Our brains are constantly taking in information from our senses. For most people, processing that information isn’t a problem. But dealing with that stream of input is a struggle for kids with
sensory processing issues.
Kids don’t all have the same reactions to situations and stimuli. But their responses tend to fall into one of two categories.
Some kids tend to be “sensory seekers.” They underreact to sensory input or need more of it to function. Others are generally “sensory avoiders.” They overreact to sensory input and become overwhelmed and hyperactive.
Learn more about the differences between sensory seeking and sensory avoidance.
When we think of sensory input, we think of having five senses: sight, smell, hearing, taste and touch. These are some common examples of things kids seek and avoid from those senses.
Sight: Visual patterns, certain colors or shapes, moving or spinning objects, and bright objects or light.
Smell: Specific smells. Some kids like to smell everything, while some kids are able to detect—and object to—smells that other people don’t notice.
Hearing: Loud or unexpected sounds like fire alarms or blenders, singing, repetitive or specific types of noises (like finger snapping or clapping).
Taste: Specific tastes (like spicy, sour, bitter, or minty) and textures (like crunchy, chewy, or mushy), chewing or sucking on non-food objects (like shirt sleeves or collars).
Touch: Touch from other people, touching and fiddling with objects, tight or soft clothing, and certain textures or surfaces.
But there are two other senses that affect kids with sensory processing issues. One is the ability to sense body movement, position and balance. This is called proprioception. Sensory-seeking kids will try to get more proprioceptive input. They might give people tight hugs or crash into things to feel the physical contact and pressure. Sensory avoiders will try to get away from those sensations.
The other sense has to do with spatial orientation, or knowing where your body is “in space.” In this case, sensory seekers might rock back and forth, spin or swing, hang upside down or jump from heights. Sensory avoiders may be more physically cautious.
Sensory Seeking: What It Is and How It Looks
Most sensory seekers are undersensitive to input (this may be referred to as “hyposensitivity”). They look for more sensory stimulation. Kids who sensory seek may look clumsy, be a little too loud or seem to have “behavior issues.”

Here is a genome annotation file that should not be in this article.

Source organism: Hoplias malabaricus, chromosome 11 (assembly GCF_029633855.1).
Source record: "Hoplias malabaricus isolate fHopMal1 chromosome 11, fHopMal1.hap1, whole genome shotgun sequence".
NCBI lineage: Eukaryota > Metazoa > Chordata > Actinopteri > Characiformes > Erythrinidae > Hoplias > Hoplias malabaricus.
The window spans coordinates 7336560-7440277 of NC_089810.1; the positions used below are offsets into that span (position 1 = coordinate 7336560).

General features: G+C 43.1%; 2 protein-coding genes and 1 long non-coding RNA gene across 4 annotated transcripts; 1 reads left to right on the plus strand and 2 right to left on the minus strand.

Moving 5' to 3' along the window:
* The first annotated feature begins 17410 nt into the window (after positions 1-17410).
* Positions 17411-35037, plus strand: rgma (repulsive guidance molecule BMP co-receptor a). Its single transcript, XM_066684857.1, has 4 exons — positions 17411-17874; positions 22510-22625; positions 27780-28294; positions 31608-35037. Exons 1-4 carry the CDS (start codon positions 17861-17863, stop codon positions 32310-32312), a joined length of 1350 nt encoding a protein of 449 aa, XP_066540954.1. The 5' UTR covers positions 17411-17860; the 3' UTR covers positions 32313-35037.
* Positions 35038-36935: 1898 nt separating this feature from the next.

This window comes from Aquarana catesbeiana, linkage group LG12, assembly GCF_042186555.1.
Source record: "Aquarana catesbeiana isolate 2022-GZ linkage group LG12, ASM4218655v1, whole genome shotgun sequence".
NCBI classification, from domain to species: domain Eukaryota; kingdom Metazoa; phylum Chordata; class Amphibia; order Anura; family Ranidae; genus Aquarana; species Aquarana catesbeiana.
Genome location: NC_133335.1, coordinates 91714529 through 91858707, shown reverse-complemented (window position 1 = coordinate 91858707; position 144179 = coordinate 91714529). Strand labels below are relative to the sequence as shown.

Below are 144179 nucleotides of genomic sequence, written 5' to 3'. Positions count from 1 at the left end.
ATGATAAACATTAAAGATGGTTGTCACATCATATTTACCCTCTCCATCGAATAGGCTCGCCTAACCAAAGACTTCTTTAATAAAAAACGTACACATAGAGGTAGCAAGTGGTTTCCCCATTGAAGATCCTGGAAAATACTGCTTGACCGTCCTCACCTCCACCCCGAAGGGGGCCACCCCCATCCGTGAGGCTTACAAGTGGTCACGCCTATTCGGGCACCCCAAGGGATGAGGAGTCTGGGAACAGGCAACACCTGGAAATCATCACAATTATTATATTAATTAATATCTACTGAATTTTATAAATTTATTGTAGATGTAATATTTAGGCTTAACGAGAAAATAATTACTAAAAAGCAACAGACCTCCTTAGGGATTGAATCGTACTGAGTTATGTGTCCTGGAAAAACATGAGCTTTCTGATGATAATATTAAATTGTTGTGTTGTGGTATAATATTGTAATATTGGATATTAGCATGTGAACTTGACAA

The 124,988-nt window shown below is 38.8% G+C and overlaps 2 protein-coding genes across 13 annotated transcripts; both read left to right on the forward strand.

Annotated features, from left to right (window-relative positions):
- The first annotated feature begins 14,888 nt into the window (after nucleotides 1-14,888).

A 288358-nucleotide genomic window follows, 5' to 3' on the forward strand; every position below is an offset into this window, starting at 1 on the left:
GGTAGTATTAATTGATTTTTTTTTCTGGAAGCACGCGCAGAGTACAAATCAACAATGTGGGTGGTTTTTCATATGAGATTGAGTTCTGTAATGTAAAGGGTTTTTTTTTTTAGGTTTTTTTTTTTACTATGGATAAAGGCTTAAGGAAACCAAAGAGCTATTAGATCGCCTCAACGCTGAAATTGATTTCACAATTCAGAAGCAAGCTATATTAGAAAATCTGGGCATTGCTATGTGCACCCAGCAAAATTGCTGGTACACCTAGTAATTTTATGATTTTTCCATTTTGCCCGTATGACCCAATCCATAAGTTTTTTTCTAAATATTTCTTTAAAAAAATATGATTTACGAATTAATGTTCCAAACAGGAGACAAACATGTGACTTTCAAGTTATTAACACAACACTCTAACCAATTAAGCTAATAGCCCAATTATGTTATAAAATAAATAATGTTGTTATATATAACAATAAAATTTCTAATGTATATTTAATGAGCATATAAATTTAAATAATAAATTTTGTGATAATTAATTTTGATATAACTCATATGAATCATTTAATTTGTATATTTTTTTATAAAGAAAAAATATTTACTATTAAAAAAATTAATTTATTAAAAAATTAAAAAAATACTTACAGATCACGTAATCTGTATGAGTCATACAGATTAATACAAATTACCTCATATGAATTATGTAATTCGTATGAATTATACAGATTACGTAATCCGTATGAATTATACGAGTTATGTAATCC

Sensory input can help stimulate kids to feel less sluggish. It can also soothe an “overloaded system” and help kids feel more organized in their own bodies and in space. A sensory seeker may:
Stand too close when talking to others and not have a good sense of
personal space. (Learn how one mom taught this to her son using the “
Have an unusual tolerance for pain.
Walk with loud, heavy steps.
Enjoy jumping, hopping, and bumping and crashing into things and people—sometimes to the point of being unsafe.
Not know his own strength. (He may rip paper when writing, break toys or hurt others by accident.)
Prefer “rough play” on the playground.
Touch people and objects often.
Seek out or make loud noises.
Chew on shirt sleeves or collars and other non-food items.
Sensory Avoiding: What It Is and How It Looks
Most sensory avoiders are oversensitive (this may be referred to as “hypersensitivity”). They experience sensory input more intensely than the average person, and they avoid it because it’s overwhelming to them.
Kids who sensory avoid may seem timid. They may be “picky eaters” or be particular about the
types of clothes they wear. A sensory avoider may:
Not liked being hugged or kissed, even by family.
Be startled and frightened by unexpected sounds and bright lights.
Hear background noises other people aren’t able to detect.
Worry about being bumped in line or touched by other kids while playing.
Refuse to wear scratchy, tight or otherwise “uncomfortable” clothes.
Be wary and avoidant of swings and other playground equipment that provides vestibular or proprioceptive input.
Have trouble knowing where his body is in relation to other people or objects.
Prefer to be in quieter environments and avoid crowds.
It’s Not Always One or the Other
Not all kids are clearly sensory seekers or sensory avoiders. Some kids may show a combination of these reactions. That’s because their responses can change based on their level of arousal or how well they’re able to self-regulate.
For example, some kids are fine in familiar settings, but might have
sensory meltdowns in crowded, unfamiliar places. Or they might seek out more input to help calm themselves down, when they ordinarily don’t.